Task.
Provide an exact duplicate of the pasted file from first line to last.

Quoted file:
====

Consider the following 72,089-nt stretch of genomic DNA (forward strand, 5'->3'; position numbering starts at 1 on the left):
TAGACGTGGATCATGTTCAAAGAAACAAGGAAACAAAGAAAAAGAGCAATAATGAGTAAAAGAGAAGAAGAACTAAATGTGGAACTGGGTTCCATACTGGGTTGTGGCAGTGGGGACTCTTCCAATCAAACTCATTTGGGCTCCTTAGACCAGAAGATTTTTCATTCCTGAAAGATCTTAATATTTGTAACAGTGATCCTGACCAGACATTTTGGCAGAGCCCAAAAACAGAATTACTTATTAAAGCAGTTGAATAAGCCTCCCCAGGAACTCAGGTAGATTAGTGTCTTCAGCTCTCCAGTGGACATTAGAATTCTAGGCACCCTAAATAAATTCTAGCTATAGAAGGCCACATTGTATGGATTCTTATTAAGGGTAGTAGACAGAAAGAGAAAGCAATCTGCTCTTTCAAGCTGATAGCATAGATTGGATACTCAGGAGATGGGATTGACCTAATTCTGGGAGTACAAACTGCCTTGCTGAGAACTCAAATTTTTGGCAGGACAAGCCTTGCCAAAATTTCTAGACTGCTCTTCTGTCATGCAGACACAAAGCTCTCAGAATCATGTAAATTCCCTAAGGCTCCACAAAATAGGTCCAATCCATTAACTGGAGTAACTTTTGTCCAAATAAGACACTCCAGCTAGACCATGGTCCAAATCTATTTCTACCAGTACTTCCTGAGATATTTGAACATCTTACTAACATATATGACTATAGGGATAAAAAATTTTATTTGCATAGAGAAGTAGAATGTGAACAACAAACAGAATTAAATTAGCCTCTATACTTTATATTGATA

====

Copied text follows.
Consider the following 72,089-nt stretch of genomic DNA (forward strand, 5'->3'; position numbering starts at 1 on the left):
TAGACGTGGATCATGTTCAAAGAAACAAGGAAACAAAGAAAAAGAGCAATAATGAGTAAAAGAGAAGAAGAACTAAATGTGGAACTGGGTTCCATACTGGGTTGTGGCAGTGGGGACTCTTCCAATCAAACTCATTTGGGCTCCTTAGACCAGAAGATTTTTCATTCCTGAAAGATCTTAATATTTGTAACAGTGATCCTGACCAGACATTTTGGCAGAGCCCAAAAACAGAATTACTTATTAAAGCAGTTGAATAAGCCTCCCCAGGAACTCAGGTAGATTAGTGTCTTCAGCTCTCCAGTGGACATTAGAATTCTAGGCACCCTAAATAAATTCTAGCTATAGAAGGCCACATTGTATGGATTCTTATTAAGGGTAGTAGACAGAAAGAGAAAGCAATCTGCTCTTTCAAGCTGATAGCATAGATTGGATACTCAGGAGATGGGATTGACCTAATTCTGGGAGTACAAACTGCCTTGCTGAGAACTCAAATTTTTGGCAGGACAAGCCTTGCCAAAATTTCTAGACTGCTCTTCTGTCATGCAGACACAAAGCTCTCAGAATCATGTAAATTCCCTAAGGCTCCACAAAATAGGTCCAATCCATTAACTGGAGTAACTTTTGTCCAAATAAGACACTCCAGCTAGACCATGGTCCAAATCTATTTCTACCAGTACTTCCTGAGATATTTGAACATCTTACTAACATATATGACTATAGGGATAAAAAATTTTATTTGCATAGAGAAGTAGAATGTGAACAACAAACAGAATTAAATTAGCCTCTATACTTTATATTGATA